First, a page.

A new consideration in the story of the woman at the well. We have been engrossed in the homosexuality dialogue as a church and in being so, I revisited this story given the Lord’s compassion for this woman’s plight. What struck me was the moment when she left Jesus. Without looking, do you know when it was that she departed His presence? To enhance the moment, one has to consider what has just transpired. The moment is pregnant with wonderment, excitement, a potential break through for this troubled woman. She wonders if Jesus might be the Messiah. Imagine that! Perhaps a tingle goes through her body at this thought because she now realizes that this conversation has been unlike any she has ever had, and with a man of all people! She has not felt despised or scorned or felt the depth of shame that generally overwhelmed her. No, instead, she is amazed that it is compassion she sees in this man’s eyes. It is unfamiliar but hopeful.
Can you recall the last time you could sense another’s disdain without a word being spoken? Think how often we feel things from others even though the words remain unverbalized. God made our souls to connect. We are often so use to toiling in disconnection that much of the time we aren’t aware that our souls feel things when we are in the company of others.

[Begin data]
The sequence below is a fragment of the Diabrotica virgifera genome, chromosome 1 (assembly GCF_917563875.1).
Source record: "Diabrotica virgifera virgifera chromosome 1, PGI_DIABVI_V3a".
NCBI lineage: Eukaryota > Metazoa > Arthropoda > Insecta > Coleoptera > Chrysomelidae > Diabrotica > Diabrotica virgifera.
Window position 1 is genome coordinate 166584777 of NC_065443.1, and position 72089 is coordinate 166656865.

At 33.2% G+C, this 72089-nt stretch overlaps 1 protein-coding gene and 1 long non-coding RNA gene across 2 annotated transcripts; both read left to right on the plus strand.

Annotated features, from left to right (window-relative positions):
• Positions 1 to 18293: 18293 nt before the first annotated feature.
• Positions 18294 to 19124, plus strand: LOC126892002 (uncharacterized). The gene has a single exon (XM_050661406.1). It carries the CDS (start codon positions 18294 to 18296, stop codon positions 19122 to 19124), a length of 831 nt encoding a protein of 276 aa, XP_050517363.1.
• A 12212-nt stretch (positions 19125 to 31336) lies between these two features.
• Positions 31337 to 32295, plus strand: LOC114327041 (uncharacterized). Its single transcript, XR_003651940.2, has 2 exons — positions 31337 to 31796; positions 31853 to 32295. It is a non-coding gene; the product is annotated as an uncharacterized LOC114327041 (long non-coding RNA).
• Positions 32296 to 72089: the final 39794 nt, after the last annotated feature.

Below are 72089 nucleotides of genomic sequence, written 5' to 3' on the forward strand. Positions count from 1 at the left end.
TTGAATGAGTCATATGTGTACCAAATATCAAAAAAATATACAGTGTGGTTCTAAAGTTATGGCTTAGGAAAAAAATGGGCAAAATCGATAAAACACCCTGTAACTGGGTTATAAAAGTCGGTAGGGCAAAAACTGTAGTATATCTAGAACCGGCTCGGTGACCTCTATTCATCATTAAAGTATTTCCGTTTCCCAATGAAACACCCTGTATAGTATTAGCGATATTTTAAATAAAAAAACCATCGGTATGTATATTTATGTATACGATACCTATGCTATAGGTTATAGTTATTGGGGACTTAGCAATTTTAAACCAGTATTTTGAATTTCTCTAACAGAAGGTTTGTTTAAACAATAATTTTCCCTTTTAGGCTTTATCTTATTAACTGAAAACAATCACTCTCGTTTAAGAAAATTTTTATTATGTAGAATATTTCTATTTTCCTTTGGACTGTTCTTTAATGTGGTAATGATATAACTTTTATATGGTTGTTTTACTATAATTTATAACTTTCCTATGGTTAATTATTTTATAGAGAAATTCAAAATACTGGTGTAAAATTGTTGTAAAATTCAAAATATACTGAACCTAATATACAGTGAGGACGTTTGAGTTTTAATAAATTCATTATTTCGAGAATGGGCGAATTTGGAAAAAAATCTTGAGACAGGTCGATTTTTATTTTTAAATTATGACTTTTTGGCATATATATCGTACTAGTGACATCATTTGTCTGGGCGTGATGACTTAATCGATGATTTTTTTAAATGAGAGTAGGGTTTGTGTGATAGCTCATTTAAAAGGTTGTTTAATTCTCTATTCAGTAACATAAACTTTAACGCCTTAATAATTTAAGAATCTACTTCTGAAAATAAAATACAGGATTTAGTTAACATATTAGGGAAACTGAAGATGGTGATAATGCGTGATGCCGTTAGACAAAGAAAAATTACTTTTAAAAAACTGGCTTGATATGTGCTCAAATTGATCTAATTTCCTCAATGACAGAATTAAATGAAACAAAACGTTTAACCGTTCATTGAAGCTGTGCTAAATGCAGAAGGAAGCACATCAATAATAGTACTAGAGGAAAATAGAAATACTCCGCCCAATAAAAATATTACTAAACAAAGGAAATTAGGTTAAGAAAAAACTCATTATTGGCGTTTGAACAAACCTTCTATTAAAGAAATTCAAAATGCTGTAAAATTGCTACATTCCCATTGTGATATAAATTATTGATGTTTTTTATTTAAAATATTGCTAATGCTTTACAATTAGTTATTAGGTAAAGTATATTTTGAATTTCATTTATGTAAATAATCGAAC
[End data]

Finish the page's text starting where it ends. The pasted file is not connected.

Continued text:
With all that in mind, and having just heard Jesus affirm that He is indeed the Messiah, the disciples return from town, most likely having secured something for lunch. And as they approach, they see Jesus talking to this woman, a Samaritan woman to boot. And John recounts what they were thinking but didn’t say: Why is he talking to this woman? What does she want?
There are no wasted words in the pages of Scripture. These words have purpose and I suspect, if we are reading honestly and putting ourselves into the story, that they might hit their intended mark. How often have we thought “death” words toward another, leaving them unspoken? How often has our judgmental and critical spirits been felt by another’s soul? The text tells us that at this precise moment, upon the disciples’ return and their subsequent unspoken thoughts, she left. As I considered this detail, I felt pierced. How often have a driven a person away from the Lord by my sense of being superior, looking down on a person, or feeling right at the expense of loving. When we think about a topic like homosexuality, this can be particularly characteristic of us. How sad it would be if we allowed our arrogance and "rightness" to drive a person from experiencing the saving compassion and mercy of our Lord. Worth thinking about.
On a different topic. I recently did a series on the 3 temptations of Jesus by Satan. I wonder if these temptations capture in some form everything that we feel. In other words, it is more than simply three ways Jesus was tempted but three ways in which all that we are tempted by is contained in some way in what Satan asked of Jesus in this temptation trilogy. And one particular new thought to me happened while thinking about the second temptation, at least in Luke’s account, which differs from Matthew’s in terms of order. Each temptation, by the way, uses the word “If”, which Eugene Peterson calls the “unholy if.” I like that. “If” can so often have a requirement attached to it and doesn’t flow out of freedom or grace. Can’t you hear yourself as a parent saying, “If you do this, then….”